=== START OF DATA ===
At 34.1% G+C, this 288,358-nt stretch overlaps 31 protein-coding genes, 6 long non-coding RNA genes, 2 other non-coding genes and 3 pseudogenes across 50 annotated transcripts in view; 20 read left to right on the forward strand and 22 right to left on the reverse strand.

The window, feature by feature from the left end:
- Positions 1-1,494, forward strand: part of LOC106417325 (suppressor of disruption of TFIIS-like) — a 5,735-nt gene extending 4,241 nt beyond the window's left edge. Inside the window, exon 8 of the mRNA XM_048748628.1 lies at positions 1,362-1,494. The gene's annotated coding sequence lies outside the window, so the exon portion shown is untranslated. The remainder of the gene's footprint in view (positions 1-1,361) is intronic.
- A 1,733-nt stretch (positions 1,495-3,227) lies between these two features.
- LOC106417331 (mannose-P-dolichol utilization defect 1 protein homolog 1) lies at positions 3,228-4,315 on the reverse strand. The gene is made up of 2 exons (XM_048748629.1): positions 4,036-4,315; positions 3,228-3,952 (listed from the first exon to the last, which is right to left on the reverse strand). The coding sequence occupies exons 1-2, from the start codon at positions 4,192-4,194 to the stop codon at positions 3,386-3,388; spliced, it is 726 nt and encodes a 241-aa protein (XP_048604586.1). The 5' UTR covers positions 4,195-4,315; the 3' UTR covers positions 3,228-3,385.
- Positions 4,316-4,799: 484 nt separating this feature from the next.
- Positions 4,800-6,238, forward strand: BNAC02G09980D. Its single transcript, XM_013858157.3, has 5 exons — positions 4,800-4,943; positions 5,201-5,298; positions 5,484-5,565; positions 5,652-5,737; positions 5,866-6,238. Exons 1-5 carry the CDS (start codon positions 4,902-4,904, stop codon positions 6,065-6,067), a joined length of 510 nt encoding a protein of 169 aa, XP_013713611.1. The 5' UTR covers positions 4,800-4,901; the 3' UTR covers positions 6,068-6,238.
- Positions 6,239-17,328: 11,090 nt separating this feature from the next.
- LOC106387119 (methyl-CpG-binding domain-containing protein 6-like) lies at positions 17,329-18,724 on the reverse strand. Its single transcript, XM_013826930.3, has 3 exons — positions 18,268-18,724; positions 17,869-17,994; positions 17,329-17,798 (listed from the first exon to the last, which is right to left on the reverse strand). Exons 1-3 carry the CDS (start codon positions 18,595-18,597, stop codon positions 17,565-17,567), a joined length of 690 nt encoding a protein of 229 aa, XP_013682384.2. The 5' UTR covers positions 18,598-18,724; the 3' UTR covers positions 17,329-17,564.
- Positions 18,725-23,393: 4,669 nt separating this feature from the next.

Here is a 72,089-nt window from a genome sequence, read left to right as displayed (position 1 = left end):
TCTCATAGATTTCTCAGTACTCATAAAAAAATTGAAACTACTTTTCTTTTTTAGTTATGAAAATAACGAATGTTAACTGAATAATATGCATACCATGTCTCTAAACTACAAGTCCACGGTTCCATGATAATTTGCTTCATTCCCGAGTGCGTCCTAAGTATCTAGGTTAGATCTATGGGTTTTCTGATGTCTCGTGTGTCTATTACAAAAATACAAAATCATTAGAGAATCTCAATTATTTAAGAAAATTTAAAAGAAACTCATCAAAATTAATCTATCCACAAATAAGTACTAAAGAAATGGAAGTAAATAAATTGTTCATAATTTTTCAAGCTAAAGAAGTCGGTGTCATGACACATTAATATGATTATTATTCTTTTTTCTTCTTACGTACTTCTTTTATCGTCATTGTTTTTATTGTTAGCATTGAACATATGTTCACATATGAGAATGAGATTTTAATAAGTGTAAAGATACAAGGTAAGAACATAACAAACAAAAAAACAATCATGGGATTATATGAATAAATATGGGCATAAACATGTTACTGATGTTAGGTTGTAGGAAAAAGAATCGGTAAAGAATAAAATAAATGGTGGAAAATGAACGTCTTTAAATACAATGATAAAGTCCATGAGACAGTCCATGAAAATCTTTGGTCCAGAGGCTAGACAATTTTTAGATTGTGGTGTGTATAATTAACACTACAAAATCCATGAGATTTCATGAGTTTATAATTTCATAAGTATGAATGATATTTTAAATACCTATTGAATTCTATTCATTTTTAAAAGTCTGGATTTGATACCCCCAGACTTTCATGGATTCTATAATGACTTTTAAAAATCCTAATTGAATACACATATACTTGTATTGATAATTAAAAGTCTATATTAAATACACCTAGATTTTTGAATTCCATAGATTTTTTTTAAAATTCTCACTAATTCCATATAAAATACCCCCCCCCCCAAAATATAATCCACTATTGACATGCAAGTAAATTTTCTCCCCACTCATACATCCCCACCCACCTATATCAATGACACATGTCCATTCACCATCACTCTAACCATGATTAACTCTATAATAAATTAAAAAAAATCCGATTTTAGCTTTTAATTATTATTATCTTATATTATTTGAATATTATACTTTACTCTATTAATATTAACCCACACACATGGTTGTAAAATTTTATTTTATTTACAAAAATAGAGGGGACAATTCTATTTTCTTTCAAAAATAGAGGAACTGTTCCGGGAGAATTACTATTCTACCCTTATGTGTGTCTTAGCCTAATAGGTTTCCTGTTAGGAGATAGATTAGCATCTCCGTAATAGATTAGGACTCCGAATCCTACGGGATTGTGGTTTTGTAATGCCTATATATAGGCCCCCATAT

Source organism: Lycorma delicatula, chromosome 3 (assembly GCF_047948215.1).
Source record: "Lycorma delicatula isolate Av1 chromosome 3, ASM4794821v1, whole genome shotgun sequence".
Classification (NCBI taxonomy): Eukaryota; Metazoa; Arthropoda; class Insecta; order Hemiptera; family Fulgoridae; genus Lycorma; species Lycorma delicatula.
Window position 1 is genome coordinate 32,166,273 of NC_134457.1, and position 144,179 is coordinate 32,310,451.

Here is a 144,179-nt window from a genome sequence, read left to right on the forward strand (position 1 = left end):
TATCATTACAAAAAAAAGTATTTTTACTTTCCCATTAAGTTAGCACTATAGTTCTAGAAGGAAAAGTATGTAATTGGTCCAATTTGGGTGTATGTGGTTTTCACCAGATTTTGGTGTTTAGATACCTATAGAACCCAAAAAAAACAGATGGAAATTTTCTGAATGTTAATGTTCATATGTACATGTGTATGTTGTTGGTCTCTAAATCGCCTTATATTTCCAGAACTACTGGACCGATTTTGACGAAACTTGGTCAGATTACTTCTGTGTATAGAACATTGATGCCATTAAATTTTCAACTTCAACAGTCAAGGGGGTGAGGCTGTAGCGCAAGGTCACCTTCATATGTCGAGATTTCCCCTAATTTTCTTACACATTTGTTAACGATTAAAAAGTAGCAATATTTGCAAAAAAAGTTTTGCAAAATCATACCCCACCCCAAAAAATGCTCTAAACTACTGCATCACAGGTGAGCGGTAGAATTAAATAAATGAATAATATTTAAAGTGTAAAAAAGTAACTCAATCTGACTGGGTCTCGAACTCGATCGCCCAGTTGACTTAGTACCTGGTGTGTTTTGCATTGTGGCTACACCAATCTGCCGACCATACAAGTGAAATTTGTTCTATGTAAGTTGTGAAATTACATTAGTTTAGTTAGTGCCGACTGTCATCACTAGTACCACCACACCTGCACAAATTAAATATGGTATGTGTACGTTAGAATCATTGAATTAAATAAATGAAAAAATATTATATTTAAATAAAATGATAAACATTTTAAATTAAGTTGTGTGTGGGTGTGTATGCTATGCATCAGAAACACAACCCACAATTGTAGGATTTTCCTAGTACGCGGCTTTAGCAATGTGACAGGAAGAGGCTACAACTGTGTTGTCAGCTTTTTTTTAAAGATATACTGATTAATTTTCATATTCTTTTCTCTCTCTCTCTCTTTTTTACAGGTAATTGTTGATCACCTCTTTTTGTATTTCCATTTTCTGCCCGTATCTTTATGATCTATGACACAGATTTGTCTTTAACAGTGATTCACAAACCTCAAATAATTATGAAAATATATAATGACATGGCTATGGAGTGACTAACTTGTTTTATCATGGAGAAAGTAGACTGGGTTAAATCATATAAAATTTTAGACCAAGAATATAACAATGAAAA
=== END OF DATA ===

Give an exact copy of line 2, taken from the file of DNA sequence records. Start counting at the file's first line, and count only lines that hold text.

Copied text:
The window, feature by feature from the left end: